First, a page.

Writing as we speak

We really need to update our understanding of written communication. As it is, we’re still behaving as if we were living in the era of the letter, not that of the email – and definitely not that of Twitter. I’ve been thinking about this ever since that poor, unfortunate man in Doncaster was found guilty of threatening to blow up an airport following a mini-rant on Twitter – after he found the airport shut by snow.

The judge is quoted as describing the man’s tweet as

of a menacing nature in the context of the times in which we live.

But this is rubbish, precisely because of that very context. The times in which we live are times in which we often use the written word as would speech – because it’s almost as easy and as quick. We wouldn’t assume that someone who shouts “I’ll kill you!” on discovering that their partner/colleague has done something stupid is actually intending to murder this annoying individual, especially if we could see that the individual supposedly being threatened was not even present.  So why assume that the man from Doncaster was serious when he tweeted that he would “blow you sky high”, addressing the airport but sending the message to his his Followers, i.e. those that subscribe to his feed?

And bear in mind that this was a tweet. Twitter is a sort of virtual blackboard on which people chalk up whatever’s on their mind at that instant. The atmosphere, generally speaking, is rather like you’d find in the kitchen at work: groups of people moaning, gossiping, joking and taking the mickey out of one another. It might be public but it’s experienced as private. The problem is we don’t yet have a model for these public/private virtual spaces.

Probably the most ironic thing about all this is that in venting his frustrations into the wonderful void that is Twitter our friend in Doncaster was dissipating anger that he might otherwise have ended up directing at the airport staff. That aside, the fact is that a man lost his job and ended up in court because of a failure to recognise how deeply the internet has altered the way we communicate. And we’re no safer from terrorist threats.

Killing Jesus

A recent encounter with a salesman – i thought he was an evangelist when he approached me – has reminded me of the scene i encountered when i was out shopping a few days before my trip to Turkey. It was Good Friday and, while supermarkets were frantically selling chocolate eggs, out on the street groups of Christian and Muslim preachers were preaching about the Crucifixion. What they were preaching however was very different: while the Christians were proselytising that this (plus the Resurrection) was the most significant event  in history, the Muslims were denying it had even happened: according to the Qur’an* (4:157–158) it only appears as if Jesus was crucified:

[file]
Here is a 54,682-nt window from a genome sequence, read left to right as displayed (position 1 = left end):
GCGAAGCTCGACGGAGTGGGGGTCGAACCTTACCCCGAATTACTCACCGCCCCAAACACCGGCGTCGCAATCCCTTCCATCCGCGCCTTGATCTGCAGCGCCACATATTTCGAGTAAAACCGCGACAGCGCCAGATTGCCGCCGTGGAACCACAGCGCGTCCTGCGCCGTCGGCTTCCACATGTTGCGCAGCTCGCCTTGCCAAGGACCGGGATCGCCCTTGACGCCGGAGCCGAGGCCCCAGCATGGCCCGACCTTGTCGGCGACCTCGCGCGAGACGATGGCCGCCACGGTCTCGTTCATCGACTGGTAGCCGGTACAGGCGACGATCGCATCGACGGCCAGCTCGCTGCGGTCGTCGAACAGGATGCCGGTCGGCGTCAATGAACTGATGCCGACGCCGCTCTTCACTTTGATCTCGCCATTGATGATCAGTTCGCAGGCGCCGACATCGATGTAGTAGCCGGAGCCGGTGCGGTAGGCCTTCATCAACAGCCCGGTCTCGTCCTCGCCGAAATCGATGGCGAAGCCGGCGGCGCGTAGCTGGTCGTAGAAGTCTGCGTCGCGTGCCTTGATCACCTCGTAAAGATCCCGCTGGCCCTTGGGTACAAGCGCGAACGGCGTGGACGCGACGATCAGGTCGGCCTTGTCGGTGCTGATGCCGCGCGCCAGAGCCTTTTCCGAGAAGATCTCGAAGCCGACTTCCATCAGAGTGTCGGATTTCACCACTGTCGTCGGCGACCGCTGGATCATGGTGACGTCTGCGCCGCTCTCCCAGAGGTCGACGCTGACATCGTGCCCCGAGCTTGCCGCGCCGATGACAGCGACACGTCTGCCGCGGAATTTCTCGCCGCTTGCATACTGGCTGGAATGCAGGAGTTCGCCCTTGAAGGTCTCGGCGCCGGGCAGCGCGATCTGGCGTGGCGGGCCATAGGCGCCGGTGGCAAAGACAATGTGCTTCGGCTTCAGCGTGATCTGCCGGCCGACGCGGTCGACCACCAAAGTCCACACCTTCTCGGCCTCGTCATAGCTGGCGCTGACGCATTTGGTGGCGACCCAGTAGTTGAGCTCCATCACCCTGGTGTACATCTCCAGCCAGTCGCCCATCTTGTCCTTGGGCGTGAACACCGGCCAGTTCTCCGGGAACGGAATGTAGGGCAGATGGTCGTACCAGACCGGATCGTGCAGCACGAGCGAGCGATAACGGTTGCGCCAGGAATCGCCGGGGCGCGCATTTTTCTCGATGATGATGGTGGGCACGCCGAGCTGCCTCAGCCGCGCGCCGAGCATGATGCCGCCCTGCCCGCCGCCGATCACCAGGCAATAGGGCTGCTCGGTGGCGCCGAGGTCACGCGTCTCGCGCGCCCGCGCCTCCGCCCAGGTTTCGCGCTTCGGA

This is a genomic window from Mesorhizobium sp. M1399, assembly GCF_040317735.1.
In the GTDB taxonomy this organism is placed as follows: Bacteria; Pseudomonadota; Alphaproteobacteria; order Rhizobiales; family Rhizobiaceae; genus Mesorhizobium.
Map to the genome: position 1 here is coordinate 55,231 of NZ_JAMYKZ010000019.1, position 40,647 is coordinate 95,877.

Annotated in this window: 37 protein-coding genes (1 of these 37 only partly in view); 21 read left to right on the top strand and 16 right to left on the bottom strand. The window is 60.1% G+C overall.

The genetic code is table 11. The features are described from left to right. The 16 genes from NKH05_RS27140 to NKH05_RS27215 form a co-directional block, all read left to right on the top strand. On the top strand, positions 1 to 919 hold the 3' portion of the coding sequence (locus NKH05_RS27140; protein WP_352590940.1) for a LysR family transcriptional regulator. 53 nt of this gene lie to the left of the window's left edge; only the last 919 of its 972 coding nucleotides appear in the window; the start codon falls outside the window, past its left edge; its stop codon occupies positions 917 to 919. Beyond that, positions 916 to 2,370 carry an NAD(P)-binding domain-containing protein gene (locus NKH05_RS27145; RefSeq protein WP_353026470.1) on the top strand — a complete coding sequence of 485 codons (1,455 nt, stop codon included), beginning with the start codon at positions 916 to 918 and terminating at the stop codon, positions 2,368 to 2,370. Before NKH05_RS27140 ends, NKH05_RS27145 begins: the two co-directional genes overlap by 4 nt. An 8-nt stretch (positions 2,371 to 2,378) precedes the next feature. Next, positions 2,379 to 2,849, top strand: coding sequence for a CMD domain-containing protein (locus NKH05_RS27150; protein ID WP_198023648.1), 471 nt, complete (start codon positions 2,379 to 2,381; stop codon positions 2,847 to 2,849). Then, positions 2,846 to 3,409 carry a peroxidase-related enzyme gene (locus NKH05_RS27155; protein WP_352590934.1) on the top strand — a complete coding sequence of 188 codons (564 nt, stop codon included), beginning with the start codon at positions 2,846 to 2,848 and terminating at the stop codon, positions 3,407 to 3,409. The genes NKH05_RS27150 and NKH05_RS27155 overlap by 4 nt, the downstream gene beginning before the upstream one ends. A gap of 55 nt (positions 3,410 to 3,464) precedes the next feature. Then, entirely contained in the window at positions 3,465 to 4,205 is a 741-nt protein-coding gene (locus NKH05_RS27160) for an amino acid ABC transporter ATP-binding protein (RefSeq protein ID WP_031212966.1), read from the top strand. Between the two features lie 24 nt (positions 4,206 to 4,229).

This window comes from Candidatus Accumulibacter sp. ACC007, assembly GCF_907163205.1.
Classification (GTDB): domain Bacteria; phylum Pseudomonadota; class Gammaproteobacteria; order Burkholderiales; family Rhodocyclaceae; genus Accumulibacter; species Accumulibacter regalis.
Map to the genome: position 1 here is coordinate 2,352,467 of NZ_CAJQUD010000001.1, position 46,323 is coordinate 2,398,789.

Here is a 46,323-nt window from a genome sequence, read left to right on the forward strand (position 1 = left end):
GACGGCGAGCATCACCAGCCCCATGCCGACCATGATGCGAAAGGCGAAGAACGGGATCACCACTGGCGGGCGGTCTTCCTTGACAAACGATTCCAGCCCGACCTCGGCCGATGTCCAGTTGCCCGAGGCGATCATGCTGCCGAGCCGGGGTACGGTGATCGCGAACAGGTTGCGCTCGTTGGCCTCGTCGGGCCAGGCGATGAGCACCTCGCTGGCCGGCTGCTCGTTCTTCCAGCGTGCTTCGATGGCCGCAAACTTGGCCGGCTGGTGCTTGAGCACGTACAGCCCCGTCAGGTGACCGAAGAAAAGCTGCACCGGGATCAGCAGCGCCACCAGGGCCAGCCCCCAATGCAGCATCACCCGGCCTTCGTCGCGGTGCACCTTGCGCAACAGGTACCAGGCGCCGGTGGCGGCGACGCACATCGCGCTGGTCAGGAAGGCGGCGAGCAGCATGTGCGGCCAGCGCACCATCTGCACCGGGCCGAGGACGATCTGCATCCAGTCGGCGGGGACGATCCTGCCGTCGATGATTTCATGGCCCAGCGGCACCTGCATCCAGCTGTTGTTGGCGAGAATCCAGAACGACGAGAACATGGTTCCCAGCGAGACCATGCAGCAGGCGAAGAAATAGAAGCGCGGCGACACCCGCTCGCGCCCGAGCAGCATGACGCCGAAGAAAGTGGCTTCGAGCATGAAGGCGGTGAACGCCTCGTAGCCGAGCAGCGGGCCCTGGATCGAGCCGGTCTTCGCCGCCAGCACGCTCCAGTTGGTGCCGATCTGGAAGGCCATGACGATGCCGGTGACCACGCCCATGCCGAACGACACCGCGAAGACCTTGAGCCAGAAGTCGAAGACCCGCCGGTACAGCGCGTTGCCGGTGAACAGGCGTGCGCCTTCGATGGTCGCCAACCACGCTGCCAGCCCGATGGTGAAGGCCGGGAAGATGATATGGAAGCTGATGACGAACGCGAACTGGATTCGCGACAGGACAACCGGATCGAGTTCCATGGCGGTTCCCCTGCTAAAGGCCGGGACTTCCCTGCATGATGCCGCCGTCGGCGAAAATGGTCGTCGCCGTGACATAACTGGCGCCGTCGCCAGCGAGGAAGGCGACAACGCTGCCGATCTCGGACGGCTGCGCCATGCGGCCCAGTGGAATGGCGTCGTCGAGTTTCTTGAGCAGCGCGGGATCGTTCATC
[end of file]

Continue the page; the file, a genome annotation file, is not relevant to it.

However, they did not slay him, and neither did they crucify him, but it only seemed to them [as if it had been] so.

Nevertheless this was the first time I’d ever seen Muslims making a fuss about the issue.

I say Muslims; but these people appeared to be Salafis,  a group which has doesn’t have much space for intrafaith differences of opinion, never mind interfaith ones. That in turn made me think of how things have changed since i was a child. Back then my best friend was a Bangladeshi and what impressed me most about her family’s religion was how reasonable, inclusive and life-affirming it was – especially compared to Christianity which seemed to have lost its way in doctrinal squabbles and evangelical arrogance. Most of all i admired the fact that there was no obsession with being perfect. It was enough to be a good human being. God was God, Man was Man.

It wasn’t until i moved to London and started university that i encountered a different kind of Muslim: ultra-pious, ultra-covered and ultra-judgemental: i remember her looking at a girl in a short skirt and saying she only had herself to blame if she got raped. At the same time however she emphasised the kinship of Islam and Christianity – even if she did make it clear which she considered superior – and never actively proselytised or rubbished Christian beliefs. In fact, it’s a startling thought, but those angry young Muslims i described earlier would probably denounce S as not strict enough. In fact, i wonder if they truly feel convinced that anyone is strict enough: for all Islam’s insistence that perfection is for God alone, it seems to me that increasingly it is developing the same obsession with it that, as i said earlier, mars Christianity.

And then there’s the irony of the fact that of all Christian beliefs it was the Crucifixion the preachers were attacking. The Qur’anic disavowal of this event** has always struck me as odd and seems to undermine the Islamic insistence on Jesus being Man, not God. It resembles a belief of the Gnostic strand of Christianity which was common in Arabia at the time Muhammad lived. The Gnostics rejected the idea of the humanity of Jesus: God, not Man. Docetism, as the belief was known, was the idea that Jesus’ body was illusory – he only appeared to be flesh and blood – and as such his crucifixion was too. This developed in various Gnostic groups into the idea that someone else took his place on the cross.

Strangely enough, i didn’t feel any great urge to discuss this issue with the Muslim preachers though. Nor for that matter with their Christian brethren who, were trying to emotionally blackmail everyone to go church (“He died for you”) a few metres along the road.

* The Message of THE QUR’AN Translated and Explained by Muhammad Asad; ISBN: 1-904510-00-0; pub.: The Book Foundation (2003)

** Since this post was originally written i’ve started reading a book about the place of Jesus in Islam*** which makes it clear that (a) the Qur’anic verses relating to the crucifixion can be interpreted in a number of different ways (partly depending on how the Arabic verbs used are understood) and (b) the verses have been and still are interpreted differently by different Muslim sects.

*** Images of Jesus Christ in Islam by Oddbjorn Leirvik; ISBN: 978-1441181602; pub.: Continuum (2010)

That shallow decade

In an article in the Times today Libby Purves assures us that the Tories have changed. What’s more so has Britain and we’re all the better for it. She’s talking about the Tories and the Britain of the 80s: the decade of Thatcherism, loadsamoney, Section 28, miners’ strikes and the Falklands War. She says: